Fire at Sweatshop in Bangladesh Kills 86

Late last month, reports filtered into a few media outlets about a fire at a sweatshop in Chittagong, Bangladesh where workers were producing clothes under illegal conditions for a variety of companies in the United States. While initial reports placed the death toll at fifteen, there are now 86 confirmed deaths at the KTS Textile Industries factory and local independent women’s and workers’ organizations fear that the toll may grow higher with fifty workers currently missing. A large number of deaths were caused by the fact that the main emergency exit was illegally locked. Many of the 84 bodies recovered were burned beyond recognition and are believed to be 12 to 15 year old girls who were paid only seven cents an hour.

The fire is the latest in a series of abuses at KTS, a factory produced for the US-based companies Ambiance USA, Uni Hosiery, VIDA Enterprise Corp., O’Rite International Corp., ATT Enterprise, Inc., and Leslee Scott, Inc. Workers report forced overtime with 10 and a half to 14 hour shifts, seven days a week. Wages were also below subsistence level, with sewing operators earning 14 cents an hour, junior sewing operators earning 10 cents an hour, and helpers earning 7 to 8 cents an hour. Physical and verbal abuse is common, with workers reporting being slapped and threatened. A variety of other sweatshop conditions prevail including violations of maternity rights, monitoring of bathroom visits, unsafe drinking water, and a suppression of organizing efforts. Workers also report that there was no fire safety equipment and no fire drill had ever been held, despite the fact that fires have occurred in the past.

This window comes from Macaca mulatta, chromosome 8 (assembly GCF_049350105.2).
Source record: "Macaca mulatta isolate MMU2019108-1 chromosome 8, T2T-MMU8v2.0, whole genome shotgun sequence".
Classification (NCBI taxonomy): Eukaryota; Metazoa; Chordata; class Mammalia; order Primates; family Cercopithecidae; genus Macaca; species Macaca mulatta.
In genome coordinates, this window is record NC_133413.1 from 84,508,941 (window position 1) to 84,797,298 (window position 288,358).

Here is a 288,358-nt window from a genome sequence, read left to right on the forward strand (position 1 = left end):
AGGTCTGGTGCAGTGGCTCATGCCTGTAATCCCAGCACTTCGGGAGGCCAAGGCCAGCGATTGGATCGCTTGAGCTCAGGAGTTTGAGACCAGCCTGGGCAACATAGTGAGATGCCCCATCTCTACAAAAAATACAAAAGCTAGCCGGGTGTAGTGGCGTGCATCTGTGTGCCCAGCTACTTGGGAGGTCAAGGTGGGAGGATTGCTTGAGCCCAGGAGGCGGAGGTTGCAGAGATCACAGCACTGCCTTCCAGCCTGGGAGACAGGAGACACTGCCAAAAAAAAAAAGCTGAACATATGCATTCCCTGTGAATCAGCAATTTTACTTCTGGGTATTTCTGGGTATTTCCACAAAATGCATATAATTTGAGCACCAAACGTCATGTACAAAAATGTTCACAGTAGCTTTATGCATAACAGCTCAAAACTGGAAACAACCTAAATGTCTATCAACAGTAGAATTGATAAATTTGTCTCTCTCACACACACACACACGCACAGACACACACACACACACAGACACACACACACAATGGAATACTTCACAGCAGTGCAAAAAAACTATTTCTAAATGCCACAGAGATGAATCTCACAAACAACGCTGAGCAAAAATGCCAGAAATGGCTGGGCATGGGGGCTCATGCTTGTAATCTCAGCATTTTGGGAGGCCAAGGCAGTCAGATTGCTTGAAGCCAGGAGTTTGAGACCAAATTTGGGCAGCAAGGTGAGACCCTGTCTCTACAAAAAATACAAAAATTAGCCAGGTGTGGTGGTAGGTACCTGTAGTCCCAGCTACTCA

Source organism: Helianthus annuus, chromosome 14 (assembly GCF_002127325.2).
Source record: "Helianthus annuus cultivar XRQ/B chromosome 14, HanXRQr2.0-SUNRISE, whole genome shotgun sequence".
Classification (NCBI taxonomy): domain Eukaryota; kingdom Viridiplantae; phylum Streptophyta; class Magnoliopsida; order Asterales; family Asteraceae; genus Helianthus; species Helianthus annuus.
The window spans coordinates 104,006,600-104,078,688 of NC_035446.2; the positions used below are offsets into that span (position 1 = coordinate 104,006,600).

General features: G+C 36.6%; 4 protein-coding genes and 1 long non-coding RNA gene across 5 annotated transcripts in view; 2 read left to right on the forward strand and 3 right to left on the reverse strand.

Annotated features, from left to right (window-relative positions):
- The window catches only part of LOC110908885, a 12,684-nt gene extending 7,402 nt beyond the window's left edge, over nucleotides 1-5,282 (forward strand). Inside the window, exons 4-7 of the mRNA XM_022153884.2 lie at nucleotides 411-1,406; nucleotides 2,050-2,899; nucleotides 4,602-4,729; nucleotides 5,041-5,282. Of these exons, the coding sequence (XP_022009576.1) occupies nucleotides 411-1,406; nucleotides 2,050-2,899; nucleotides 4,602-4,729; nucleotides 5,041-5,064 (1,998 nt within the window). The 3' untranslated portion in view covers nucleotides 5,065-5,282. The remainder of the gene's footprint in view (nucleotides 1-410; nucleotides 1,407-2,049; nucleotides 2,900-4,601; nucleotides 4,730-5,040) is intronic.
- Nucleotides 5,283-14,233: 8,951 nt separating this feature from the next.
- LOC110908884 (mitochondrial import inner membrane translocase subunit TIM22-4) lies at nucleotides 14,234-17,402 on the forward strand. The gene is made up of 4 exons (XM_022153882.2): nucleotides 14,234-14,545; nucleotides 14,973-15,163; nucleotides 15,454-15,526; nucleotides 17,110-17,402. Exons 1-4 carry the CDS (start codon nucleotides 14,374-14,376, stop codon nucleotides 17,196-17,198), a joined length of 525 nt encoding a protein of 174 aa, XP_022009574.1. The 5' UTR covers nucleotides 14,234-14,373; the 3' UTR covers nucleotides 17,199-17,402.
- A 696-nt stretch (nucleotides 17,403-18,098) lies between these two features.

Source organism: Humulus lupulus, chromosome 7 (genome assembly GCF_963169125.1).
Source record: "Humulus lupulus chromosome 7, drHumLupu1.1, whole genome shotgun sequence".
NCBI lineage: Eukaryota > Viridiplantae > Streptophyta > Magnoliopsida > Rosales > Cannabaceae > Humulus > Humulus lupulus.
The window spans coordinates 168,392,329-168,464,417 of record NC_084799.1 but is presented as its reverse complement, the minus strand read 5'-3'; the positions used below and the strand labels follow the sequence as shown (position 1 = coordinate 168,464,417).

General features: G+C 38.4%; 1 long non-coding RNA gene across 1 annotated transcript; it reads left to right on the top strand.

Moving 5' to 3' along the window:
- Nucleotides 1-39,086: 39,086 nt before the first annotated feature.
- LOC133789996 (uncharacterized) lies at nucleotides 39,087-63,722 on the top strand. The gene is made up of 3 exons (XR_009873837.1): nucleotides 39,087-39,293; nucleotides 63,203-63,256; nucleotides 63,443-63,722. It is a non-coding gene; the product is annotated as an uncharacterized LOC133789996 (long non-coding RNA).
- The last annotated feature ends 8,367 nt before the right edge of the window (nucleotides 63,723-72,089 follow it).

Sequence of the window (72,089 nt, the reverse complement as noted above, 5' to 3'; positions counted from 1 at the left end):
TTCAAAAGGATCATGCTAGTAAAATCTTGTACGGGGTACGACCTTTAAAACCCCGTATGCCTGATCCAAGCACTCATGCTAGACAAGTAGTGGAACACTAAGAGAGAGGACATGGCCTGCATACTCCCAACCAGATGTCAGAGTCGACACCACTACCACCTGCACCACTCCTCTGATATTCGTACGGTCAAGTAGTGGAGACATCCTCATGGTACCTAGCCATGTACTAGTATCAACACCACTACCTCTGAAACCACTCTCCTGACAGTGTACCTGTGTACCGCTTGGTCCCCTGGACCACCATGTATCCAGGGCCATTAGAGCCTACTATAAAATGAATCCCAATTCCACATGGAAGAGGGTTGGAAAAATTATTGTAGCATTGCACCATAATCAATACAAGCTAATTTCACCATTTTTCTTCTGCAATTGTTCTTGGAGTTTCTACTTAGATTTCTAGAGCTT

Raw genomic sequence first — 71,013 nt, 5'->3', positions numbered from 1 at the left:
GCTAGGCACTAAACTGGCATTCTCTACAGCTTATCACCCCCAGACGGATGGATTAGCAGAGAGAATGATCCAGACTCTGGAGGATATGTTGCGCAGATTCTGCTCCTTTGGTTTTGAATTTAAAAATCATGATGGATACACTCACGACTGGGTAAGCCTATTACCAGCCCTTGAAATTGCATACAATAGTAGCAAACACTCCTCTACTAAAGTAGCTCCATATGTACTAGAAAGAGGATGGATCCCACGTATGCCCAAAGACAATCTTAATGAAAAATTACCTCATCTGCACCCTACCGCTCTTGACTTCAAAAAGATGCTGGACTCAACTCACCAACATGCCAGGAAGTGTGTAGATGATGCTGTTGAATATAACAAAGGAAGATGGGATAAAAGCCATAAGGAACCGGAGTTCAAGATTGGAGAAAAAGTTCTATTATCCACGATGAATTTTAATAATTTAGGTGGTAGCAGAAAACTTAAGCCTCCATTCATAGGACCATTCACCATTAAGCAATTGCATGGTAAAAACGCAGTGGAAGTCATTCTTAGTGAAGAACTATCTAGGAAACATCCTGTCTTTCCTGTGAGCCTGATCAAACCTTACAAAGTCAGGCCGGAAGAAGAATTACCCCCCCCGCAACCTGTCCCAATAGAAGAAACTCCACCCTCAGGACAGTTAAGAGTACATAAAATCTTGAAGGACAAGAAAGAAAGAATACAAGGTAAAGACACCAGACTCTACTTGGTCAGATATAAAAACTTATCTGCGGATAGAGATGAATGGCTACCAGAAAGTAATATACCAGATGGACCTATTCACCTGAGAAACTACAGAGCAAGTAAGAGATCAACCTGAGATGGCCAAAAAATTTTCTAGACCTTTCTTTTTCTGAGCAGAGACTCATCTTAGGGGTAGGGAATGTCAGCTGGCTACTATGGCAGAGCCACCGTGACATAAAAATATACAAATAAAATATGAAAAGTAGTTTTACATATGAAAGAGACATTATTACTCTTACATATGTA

In response to the fire, workers at the factory have made the following demands:

  • 500,000 taka ($7,375) compensation to the families of the dead workers.

  • Free medical treatment and a compensation of 50,000 taka ($738) for the families of the injured workers.

  • Full payment of the workers’ wages while they factory remains closed.

  • Thorough investigation and prosecution of KTS factory management and owner, Mr. Wahidul Kabir for illegally locking the main emergency exit.

  • Recognition of core UN/International Labor Organization worker rights standards of freedom of association, right to organize unions and to bargain collectively.

To assist in this effort, workers are asking that people send a letter to the KTS management in order to pressure the company. Moreover, with the maximum government fine for illegal factory conditions being only $7.37, there is a need to pressure the company in order to aid the workers.

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Author: mediamouse

Grand Rapids independent media // mediamouse.org